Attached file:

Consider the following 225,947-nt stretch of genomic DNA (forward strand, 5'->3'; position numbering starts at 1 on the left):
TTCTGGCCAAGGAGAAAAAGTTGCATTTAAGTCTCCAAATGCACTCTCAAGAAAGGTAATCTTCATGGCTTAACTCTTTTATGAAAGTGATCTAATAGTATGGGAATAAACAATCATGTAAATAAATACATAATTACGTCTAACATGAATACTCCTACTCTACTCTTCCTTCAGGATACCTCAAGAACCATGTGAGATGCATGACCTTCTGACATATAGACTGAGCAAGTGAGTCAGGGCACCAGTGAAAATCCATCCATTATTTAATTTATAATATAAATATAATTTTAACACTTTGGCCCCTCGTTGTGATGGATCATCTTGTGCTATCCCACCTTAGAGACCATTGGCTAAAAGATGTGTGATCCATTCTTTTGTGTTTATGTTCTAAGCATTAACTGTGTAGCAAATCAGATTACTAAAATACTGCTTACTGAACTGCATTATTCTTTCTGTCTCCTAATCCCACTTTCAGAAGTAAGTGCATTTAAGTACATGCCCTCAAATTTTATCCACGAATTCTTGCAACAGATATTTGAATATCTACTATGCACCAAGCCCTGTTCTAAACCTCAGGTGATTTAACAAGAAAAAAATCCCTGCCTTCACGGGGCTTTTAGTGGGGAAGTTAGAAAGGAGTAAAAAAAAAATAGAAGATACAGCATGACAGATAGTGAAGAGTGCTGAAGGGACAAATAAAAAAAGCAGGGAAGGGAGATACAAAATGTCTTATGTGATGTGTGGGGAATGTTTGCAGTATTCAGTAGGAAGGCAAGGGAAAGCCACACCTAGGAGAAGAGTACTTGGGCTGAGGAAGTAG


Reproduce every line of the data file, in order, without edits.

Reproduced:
Consider the following 225,947-nt stretch of genomic DNA (forward strand, 5'->3'; position numbering starts at 1 on the left):
TTCTGGCCAAGGAGAAAAAGTTGCATTTAAGTCTCCAAATGCACTCTCAAGAAAGGTAATCTTCATGGCTTAACTCTTTTATGAAAGTGATCTAATAGTATGGGAATAAACAATCATGTAAATAAATACATAATTACGTCTAACATGAATACTCCTACTCTACTCTTCCTTCAGGATACCTCAAGAACCATGTGAGATGCATGACCTTCTGACATATAGACTGAGCAAGTGAGTCAGGGCACCAGTGAAAATCCATCCATTATTTAATTTATAATATAAATATAATTTTAACACTTTGGCCCCTCGTTGTGATGGATCATCTTGTGCTATCCCACCTTAGAGACCATTGGCTAAAAGATGTGTGATCCATTCTTTTGTGTTTATGTTCTAAGCATTAACTGTGTAGCAAATCAGATTACTAAAATACTGCTTACTGAACTGCATTATTCTTTCTGTCTCCTAATCCCACTTTCAGAAGTAAGTGCATTTAAGTACATGCCCTCAAATTTTATCCACGAATTCTTGCAACAGATATTTGAATATCTACTATGCACCAAGCCCTGTTCTAAACCTCAGGTGATTTAACAAGAAAAAAATCCCTGCCTTCACGGGGCTTTTAGTGGGGAAGTTAGAAAGGAGTAAAAAAAAAATAGAAGATACAGCATGACAGATAGTGAAGAGTGCTGAAGGGACAAATAAAAAAAGCAGGGAAGGGAGATACAAAATGTCTTATGTGATGTGTGGGGAATGTTTGCAGTATTCAGTAGGAAGGCAAGGGAAAGCCACACCTAGGAGAAGAGTACTTGGGCTGAGGAAGTAG